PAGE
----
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Set union
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Date: 2005-02-25 (22:35)
From: Jon Harrop <jon@j...>
Subject: Re: [Caml-list] Complexity of Set.union
On Friday 25 February 2005 21:50, Radu Grigore wrote:
> > > Did you mean "of two equal height sets such that all elements of the
> > > first set are smaller than all elements of the second set"?
> >
> > Yes, that's what I meant. :-)
> In that case the current Set.union simply adds elements repeatedly
> from the set with small height to the set with big height.

Yes, I agree with everything you said.

> > Having said that, wouldn't it take the Set.union function O(log n + log
> > N) time to prove that the inputs are non-overlapping, because it would
> > have to traverse to the min/max elements of both sets?
> I agree. Also, such a check looks ugly to me (for a standard library).

I think I agree here too. Assuming that such special cases cannot be handled 
without incurring a performance cost (which I'm not sure about), I'd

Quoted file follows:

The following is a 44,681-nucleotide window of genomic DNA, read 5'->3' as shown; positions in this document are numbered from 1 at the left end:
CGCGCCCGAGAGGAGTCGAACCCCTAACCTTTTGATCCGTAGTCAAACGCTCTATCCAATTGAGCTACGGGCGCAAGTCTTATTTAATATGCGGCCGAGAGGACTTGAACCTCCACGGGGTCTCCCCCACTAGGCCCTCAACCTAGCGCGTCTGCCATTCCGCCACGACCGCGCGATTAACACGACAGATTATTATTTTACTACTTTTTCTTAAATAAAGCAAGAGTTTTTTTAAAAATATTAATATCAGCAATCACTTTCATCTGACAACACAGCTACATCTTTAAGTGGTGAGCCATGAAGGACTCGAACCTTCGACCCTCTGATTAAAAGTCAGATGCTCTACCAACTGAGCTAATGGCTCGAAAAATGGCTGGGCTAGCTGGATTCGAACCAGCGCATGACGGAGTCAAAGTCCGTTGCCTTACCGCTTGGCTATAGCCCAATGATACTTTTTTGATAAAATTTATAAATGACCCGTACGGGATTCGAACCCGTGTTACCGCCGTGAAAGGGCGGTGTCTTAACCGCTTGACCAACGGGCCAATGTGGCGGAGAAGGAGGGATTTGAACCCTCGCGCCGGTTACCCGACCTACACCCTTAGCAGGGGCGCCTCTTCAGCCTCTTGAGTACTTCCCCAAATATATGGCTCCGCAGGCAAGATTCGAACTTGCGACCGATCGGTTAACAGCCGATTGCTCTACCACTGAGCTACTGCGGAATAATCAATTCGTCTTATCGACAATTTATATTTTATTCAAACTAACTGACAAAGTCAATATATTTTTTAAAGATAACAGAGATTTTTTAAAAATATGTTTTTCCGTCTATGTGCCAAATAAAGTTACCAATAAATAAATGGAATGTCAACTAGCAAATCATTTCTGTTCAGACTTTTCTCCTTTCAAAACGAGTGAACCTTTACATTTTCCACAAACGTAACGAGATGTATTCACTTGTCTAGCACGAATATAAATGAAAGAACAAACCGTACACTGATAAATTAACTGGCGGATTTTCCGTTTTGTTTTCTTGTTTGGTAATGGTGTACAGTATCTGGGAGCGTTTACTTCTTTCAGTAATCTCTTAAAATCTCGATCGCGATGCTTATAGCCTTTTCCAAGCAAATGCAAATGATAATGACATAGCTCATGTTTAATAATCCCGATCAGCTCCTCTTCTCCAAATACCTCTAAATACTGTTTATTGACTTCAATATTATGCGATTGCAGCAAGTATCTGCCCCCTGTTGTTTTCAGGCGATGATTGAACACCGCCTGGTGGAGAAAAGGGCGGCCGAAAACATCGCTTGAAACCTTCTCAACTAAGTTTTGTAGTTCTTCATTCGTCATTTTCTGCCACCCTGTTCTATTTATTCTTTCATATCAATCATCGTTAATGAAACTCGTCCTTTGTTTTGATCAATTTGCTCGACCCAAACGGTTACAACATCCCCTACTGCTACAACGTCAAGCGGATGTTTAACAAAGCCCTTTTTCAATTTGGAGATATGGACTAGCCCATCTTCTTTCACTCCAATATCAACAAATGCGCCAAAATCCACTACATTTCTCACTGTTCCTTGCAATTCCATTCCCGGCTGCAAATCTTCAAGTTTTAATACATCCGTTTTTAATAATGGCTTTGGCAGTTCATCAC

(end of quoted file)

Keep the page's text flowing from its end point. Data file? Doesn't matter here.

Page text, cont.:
definitely go for the simplest code.

Regarding Don's question about what an imperative programmer would have to do 
to write efficient code. My interpretation is now that they would have to 
work out which of the data structures they could destroy. Then they would 
have to convert the purely functional implementation into one which performs 
in-place operations.

This is fairly easy in the case of my "nth" program because the main function 
"accumulates" its result and, therefore, this accumulator can be overwritten. 
I can imagine it quickly becoming a headache though. For example, if there 
were any non-trivial branches in the middle of the function.

Whilst writing the C++ implementation I remembered how I first became 
interested in functional programming - I noticed that I could only write 
correct C++ programs when I littered everything with "const". :-)

I'll post my detailed performance analysis when its done...

Dr Jon D Harrop, Flying Frog Consultancy Ltd.